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As a 17 year old high school kid in 1972 Oakland CA I worked night shift at a neighborhood 7/11

Got robbed at gun point twice... My boss said just let them have the stuff/cash "I am insured"

Big Black Guy with 1911 45 wants the cash...pretty calm... seemed to know I did NOT have access to floor safe and was ok with the paltry $45 in the register and a carton of smokes...no drama.. and I distinctly remember not being overly hyper or freaked out

Few Months later was a very hyper young white junkie with a 22 Ruger semi.... wanted the Million dollar score in the safe not the low bucks in the register... I was panicked...he shot one round into the floor to tell me serious...open the safe...no way I could comply....Customer tackled him and saved my life

Contrary to my bosses rule I carried a 1911 from that day to today

Every situation is diff...in first case IF I had been armed I still would have let Police handle it

If I had been armed in second case the junkie would have ultimately got all 8 round of 45

I think this clerk did good and the end is self evident
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Old February 5, 2018, 06:50 PM   #61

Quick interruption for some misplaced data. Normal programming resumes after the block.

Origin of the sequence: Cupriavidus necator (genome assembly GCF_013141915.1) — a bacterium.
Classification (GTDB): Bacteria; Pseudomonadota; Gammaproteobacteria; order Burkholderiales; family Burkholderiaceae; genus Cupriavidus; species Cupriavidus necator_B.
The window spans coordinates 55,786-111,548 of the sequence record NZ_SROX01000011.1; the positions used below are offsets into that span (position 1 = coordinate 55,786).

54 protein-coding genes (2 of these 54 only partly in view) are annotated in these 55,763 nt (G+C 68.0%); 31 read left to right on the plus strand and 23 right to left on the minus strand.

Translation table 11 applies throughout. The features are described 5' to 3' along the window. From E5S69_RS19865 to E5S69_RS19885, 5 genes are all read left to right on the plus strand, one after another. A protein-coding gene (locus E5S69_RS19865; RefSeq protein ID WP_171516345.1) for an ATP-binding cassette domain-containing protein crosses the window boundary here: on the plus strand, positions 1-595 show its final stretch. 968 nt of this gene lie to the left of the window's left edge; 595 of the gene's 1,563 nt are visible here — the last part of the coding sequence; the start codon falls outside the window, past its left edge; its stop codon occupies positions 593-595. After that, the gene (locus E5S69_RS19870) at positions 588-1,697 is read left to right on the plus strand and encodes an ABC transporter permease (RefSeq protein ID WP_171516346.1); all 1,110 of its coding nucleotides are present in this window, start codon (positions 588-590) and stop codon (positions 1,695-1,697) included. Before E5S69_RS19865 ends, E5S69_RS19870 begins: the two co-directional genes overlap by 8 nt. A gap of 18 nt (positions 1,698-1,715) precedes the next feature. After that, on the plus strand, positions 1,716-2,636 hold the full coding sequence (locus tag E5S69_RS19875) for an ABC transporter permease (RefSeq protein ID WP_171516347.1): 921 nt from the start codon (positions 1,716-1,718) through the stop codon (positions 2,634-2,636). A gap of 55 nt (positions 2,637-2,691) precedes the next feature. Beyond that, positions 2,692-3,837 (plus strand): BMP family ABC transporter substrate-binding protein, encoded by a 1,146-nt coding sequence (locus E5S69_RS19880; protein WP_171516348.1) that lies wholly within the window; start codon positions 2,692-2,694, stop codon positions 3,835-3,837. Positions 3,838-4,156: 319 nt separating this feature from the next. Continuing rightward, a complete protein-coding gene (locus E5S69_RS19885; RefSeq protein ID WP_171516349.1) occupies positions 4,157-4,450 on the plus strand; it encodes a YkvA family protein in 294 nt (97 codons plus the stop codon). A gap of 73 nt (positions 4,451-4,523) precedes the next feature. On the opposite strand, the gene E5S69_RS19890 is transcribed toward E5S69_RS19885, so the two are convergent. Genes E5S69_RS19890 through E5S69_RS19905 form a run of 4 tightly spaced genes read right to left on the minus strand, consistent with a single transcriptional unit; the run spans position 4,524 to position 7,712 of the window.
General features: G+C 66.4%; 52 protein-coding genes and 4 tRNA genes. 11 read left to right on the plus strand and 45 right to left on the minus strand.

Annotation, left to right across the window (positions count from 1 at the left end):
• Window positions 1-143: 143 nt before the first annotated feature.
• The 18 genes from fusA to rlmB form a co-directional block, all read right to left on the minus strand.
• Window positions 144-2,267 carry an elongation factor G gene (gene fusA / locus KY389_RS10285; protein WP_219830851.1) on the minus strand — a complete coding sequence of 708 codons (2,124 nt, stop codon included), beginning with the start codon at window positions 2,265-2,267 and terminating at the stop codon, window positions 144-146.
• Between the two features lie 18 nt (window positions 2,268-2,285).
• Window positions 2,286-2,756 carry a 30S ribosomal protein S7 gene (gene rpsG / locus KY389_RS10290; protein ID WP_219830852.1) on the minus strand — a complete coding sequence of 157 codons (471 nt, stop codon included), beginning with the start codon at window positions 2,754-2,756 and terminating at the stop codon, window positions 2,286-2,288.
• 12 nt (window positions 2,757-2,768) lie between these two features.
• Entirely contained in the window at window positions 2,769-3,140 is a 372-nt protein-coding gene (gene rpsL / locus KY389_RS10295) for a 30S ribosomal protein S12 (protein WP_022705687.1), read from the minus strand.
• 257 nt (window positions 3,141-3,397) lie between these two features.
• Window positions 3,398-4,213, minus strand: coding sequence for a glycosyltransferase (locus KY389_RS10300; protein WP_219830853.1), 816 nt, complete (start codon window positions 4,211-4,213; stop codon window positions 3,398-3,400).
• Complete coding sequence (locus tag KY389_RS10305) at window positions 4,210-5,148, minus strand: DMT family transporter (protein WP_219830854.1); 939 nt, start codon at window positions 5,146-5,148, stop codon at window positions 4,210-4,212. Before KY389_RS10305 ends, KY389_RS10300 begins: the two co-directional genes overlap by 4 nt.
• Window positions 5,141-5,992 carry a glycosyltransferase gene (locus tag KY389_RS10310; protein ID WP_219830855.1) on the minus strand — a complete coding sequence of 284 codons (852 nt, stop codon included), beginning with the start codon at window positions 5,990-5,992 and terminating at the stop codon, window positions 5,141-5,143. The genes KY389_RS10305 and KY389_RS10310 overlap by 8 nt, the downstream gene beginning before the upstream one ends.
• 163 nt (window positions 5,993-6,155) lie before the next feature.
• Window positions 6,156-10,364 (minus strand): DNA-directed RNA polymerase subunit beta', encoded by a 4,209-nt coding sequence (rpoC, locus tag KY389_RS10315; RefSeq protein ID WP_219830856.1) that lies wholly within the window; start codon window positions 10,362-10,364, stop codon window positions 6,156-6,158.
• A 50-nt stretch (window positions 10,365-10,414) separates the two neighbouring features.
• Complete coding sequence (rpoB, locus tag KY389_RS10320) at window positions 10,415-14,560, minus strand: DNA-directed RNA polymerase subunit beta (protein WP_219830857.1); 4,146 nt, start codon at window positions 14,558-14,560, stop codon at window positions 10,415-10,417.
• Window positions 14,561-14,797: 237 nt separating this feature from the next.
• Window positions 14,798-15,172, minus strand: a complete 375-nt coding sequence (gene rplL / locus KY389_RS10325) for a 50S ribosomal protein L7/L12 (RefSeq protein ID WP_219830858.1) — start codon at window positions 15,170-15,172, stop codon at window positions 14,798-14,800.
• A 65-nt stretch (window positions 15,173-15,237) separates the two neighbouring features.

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fredvon4,

Thank Jesus you came through those two OK!

I worked a Stop & Rob with a big safe on the floor in a side office next to the counter. I knew if any robbers saw that the unlucky clerk behind the counter was toast. We didn't have the combination to it, it was a night deposit safe only. You'd never explain that to a robber though and they'd kill or maim us out of frustration. Since no other clerk ever locked the side or back office doors, I guess I was the only one to ever contemplate that eventuality.
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Old February 6, 2018, 04:28 PM   #62
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In The Ten Ring wrote:
I wanted to say "if you, being armed, let it go so far that he had a knife to your throat, you made some very serious mistakes"
I think the serious mistake would have been for you to "Monday Morning Quarterback" the incident.

You weren't there. You don't know the circumstances. She told you she did not feel threatened under the circumstances as she described them. Deadly force is appropriate to end an immediate threat to your own life (we'll dispense with life of another or property in some cases since they're not relevant here) and if she didn't feel threatened, there was no justification for the use of deadly force on her part. Absent a perceived threat she could not legally use deadly force. So, there was no "error" on her part.